The Free Press, Mankato, MN

May 14, 2009

Verlander and Willis

On Wednesday night, the Detroit Tigers trotted out Dontrelle Willis against the Twins; on Thursday afternoon, Justin Verlander. The Tigers have other starters, of course, but Verlander and Willis are the keys to the Tigers season.

It's only mid-May, but Verlander's game log is already fascinating. Through his first four starts, he was 0-2 with an ERA of 9.00. Since then, 3-0 in four starts with an ERA of 0.92 — and 44 strikeouts in 26.1 innings.

The no decision came Thursday, when he struck out 13 men in 6.1 innings but left after Brian Buscher and Nick Punto reached and he had thrown 122 pitches. It was an odd mixture of domination and struggle -- the Twins put somebody on base in almost every inning, but it was next to impossible to imagine them actually scoring.

Verlander has always had imposing stuff — he touches 98 mph with his fastball — but a stat record that belied the talent. Right now, he's pitching to his talent — and and could make him the best pitcher in the league.

Willis, on the other hand, made his season debut Wednesday. He's been on the disabled list with what the Tigers front office insists was "anxiety disorder," although Willis himself has raised serious doubts among outsiders about the validity of that diagnosis. Jayson Stark on Thursday wrote about some of the disabled list stints that have raised eyebrows this spring and Willis is prominent on that list.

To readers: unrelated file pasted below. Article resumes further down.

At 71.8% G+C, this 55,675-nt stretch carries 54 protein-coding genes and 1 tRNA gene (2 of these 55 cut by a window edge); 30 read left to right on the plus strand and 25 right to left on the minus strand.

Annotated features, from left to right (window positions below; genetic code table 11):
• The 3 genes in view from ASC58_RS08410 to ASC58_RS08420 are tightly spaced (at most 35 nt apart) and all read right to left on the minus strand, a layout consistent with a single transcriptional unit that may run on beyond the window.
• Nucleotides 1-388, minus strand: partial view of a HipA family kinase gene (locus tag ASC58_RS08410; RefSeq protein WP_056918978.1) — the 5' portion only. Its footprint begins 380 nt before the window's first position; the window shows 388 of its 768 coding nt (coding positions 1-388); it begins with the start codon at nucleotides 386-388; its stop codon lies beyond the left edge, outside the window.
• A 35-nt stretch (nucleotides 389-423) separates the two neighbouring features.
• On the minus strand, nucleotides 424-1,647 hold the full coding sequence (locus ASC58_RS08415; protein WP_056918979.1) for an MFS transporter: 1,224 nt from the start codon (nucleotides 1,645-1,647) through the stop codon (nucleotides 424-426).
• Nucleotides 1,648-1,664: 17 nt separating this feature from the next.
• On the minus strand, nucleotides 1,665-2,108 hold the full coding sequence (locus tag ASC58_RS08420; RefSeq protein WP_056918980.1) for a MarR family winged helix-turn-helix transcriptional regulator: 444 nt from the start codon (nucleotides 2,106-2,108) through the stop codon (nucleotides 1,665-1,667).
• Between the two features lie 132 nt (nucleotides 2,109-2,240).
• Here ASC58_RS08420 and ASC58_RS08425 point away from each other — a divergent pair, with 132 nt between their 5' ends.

The key thing now, of course, is that he's back on the major league roster. Off Wednesday's season debut, he's not capable of helping the Tigers. He's better than he was last season, but that's not saying much. The word on him this spring, before the DL decision, was that he couldn't throw strikes unless he made himself extremely hittable — and he struck out nobody on Wednesday, walked two and gave up eight hits in less than five innings. See the box score here.

I know: one game, small sample size. Maybe the next time out he can throw something besides the fastball for a strike; maybe next time the fastball won't be turned so readily into line drives.

The alarming thing I saw was what happened when he had to throw the ball other than pitches: An error on a pickoff throw; an awkward lob to second base after Mike Redmond's liner found his glove. I think opposing teams can bunt on him (and on Miguel Cabrera, the caboose on the loose at first base.) But if Willis doesn't show better stuff, nobody needs to bunt on him.

e-mail Edward Thoma